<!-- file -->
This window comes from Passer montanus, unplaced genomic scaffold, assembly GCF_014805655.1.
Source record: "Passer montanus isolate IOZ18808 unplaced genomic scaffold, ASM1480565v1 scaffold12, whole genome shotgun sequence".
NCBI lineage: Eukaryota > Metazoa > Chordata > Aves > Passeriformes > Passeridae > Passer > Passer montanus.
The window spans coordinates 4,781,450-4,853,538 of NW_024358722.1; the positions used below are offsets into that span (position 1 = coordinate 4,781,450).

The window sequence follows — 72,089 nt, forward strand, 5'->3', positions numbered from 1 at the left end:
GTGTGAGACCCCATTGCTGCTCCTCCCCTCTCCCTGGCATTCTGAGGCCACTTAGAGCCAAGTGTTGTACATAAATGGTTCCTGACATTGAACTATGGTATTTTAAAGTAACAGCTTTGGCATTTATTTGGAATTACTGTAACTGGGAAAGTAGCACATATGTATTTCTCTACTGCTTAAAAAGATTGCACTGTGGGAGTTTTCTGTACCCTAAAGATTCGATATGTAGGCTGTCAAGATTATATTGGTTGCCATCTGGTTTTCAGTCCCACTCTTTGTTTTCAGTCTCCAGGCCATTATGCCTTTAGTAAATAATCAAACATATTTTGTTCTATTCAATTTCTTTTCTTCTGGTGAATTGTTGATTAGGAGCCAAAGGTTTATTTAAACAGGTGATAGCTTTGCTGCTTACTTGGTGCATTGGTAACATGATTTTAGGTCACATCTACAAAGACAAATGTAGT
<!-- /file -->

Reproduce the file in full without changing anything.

This window comes from Passer montanus, unplaced genomic scaffold, assembly GCF_014805655.1.
Source record: "Passer montanus isolate IOZ18808 unplaced genomic scaffold, ASM1480565v1 scaffold12, whole genome shotgun sequence".
NCBI lineage: Eukaryota > Metazoa > Chordata > Aves > Passeriformes > Passeridae > Passer > Passer montanus.
The window spans coordinates 4,781,450-4,853,538 of NW_024358722.1; the positions used below are offsets into that span (position 1 = coordinate 4,781,450).

The window sequence follows — 72,089 nt, forward strand, 5'->3', positions numbered from 1 at the left end:
GTGTGAGACCCCATTGCTGCTCCTCCCCTCTCCCTGGCATTCTGAGGCCACTTAGAGCCAAGTGTTGTACATAAATGGTTCCTGACATTGAACTATGGTATTTTAAAGTAACAGCTTTGGCATTTATTTGGAATTACTGTAACTGGGAAAGTAGCACATATGTATTTCTCTACTGCTTAAAAAGATTGCACTGTGGGAGTTTTCTGTACCCTAAAGATTCGATATGTAGGCTGTCAAGATTATATTGGTTGCCATCTGGTTTTCAGTCCCACTCTTTGTTTTCAGTCTCCAGGCCATTATGCCTTTAGTAAATAATCAAACATATTTTGTTCTATTCAATTTCTTTTCTTCTGGTGAATTGTTGATTAGGAGCCAAAGGTTTATTTAAACAGGTGATAGCTTTGCTGCTTACTTGGTGCATTGGTAACATGATTTTAGGTCACATCTACAAAGACAAATGTAGT